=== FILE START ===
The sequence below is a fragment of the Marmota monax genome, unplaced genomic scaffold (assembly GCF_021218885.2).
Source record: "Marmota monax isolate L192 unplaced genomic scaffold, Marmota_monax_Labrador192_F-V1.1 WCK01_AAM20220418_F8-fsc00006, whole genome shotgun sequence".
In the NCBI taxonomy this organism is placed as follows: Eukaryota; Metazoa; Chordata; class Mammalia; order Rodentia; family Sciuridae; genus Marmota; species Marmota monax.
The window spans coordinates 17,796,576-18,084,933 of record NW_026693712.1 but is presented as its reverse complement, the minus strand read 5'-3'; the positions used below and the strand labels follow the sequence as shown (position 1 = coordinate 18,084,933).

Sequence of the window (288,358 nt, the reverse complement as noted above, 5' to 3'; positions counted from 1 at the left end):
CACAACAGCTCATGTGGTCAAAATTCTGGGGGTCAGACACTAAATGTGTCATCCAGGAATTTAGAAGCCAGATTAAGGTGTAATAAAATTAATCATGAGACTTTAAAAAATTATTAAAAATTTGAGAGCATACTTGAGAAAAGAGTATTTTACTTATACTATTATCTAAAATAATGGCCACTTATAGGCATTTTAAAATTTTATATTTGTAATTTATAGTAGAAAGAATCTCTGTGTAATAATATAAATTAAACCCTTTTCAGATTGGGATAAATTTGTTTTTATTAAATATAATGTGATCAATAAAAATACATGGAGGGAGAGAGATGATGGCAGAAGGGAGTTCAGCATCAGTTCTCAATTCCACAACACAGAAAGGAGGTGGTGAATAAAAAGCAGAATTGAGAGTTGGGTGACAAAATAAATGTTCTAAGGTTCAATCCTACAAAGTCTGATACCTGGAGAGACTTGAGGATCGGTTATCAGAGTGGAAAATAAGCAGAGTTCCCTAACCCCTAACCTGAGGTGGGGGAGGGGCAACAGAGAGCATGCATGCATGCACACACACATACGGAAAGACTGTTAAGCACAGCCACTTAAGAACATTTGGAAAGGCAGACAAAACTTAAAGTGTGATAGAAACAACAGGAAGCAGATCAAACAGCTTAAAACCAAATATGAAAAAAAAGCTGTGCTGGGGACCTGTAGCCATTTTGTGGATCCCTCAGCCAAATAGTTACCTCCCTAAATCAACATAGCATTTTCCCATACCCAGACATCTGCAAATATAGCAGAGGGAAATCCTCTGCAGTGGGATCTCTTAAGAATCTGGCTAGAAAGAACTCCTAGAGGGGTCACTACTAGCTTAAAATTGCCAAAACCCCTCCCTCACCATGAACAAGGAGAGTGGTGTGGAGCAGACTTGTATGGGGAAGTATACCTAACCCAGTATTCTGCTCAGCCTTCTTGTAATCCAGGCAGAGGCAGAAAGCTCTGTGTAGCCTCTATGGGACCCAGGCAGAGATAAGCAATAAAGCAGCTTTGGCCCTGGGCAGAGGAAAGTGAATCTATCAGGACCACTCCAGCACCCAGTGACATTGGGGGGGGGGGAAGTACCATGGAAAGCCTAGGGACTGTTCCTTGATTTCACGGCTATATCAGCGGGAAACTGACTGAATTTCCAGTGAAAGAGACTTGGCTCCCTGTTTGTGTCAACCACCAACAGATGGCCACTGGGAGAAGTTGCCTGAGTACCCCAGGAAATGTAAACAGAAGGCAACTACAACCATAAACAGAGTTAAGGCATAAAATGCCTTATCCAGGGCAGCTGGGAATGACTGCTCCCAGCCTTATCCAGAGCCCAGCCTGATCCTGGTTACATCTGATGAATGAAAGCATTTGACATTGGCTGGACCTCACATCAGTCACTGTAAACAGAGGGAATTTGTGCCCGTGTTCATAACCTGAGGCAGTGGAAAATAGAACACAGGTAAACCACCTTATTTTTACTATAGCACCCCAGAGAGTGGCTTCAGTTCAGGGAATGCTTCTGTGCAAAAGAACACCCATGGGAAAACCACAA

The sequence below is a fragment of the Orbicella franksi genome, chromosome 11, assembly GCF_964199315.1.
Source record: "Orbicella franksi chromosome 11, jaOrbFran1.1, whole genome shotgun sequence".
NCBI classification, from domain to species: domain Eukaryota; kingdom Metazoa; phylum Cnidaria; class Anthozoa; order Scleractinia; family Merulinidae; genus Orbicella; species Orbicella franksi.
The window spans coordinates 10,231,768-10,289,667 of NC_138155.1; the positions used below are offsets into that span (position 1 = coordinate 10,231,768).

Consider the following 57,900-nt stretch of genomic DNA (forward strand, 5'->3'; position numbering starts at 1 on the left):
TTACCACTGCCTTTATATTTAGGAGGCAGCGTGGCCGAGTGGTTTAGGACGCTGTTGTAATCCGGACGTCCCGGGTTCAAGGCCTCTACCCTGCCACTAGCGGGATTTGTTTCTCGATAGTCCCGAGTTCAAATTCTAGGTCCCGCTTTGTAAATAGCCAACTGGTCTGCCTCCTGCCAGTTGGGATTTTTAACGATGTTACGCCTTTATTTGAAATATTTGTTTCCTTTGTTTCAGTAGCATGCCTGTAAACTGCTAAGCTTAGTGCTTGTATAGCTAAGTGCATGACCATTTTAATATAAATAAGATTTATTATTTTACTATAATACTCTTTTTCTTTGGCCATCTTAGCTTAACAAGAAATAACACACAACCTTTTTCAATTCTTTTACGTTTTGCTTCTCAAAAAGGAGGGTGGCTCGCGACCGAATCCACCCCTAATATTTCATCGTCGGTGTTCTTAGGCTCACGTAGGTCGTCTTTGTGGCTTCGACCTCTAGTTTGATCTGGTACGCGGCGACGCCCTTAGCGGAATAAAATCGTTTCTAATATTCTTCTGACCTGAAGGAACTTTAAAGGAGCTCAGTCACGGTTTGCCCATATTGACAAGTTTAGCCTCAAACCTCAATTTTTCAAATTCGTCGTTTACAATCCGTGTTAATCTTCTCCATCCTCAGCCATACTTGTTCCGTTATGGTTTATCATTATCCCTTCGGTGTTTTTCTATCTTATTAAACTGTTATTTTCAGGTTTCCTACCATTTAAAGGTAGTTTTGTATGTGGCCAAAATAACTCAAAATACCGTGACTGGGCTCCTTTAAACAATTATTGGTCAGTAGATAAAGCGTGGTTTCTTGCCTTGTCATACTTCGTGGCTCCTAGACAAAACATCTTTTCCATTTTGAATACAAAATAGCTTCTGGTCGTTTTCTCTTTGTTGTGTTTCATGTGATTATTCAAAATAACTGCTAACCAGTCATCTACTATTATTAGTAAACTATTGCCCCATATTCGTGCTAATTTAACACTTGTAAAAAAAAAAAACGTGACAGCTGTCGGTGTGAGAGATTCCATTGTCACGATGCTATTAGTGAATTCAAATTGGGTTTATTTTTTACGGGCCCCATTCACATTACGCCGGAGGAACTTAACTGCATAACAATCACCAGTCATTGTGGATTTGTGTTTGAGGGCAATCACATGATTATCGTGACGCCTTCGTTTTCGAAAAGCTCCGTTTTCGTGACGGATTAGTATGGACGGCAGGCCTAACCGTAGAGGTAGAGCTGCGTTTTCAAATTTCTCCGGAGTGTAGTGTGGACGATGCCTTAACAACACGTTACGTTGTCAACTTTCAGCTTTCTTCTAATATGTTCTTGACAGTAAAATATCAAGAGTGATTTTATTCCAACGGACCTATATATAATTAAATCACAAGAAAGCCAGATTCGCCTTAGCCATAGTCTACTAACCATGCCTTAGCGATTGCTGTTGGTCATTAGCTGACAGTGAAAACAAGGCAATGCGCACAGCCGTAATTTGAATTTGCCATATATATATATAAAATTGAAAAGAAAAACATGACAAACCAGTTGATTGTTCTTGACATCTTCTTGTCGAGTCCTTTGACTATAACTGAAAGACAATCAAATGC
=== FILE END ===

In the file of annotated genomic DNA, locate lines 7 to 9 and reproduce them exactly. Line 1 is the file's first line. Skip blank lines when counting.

The sequence below is a fragment of the Orbicella franksi genome, chromosome 11, assembly GCF_964199315.1.
Source record: "Orbicella franksi chromosome 11, jaOrbFran1.1, whole genome shotgun sequence".
NCBI classification, from domain to species: domain Eukaryota; kingdom Metazoa; phylum Cnidaria; class Anthozoa; order Scleractinia; family Merulinidae; genus Orbicella; species Orbicella franksi.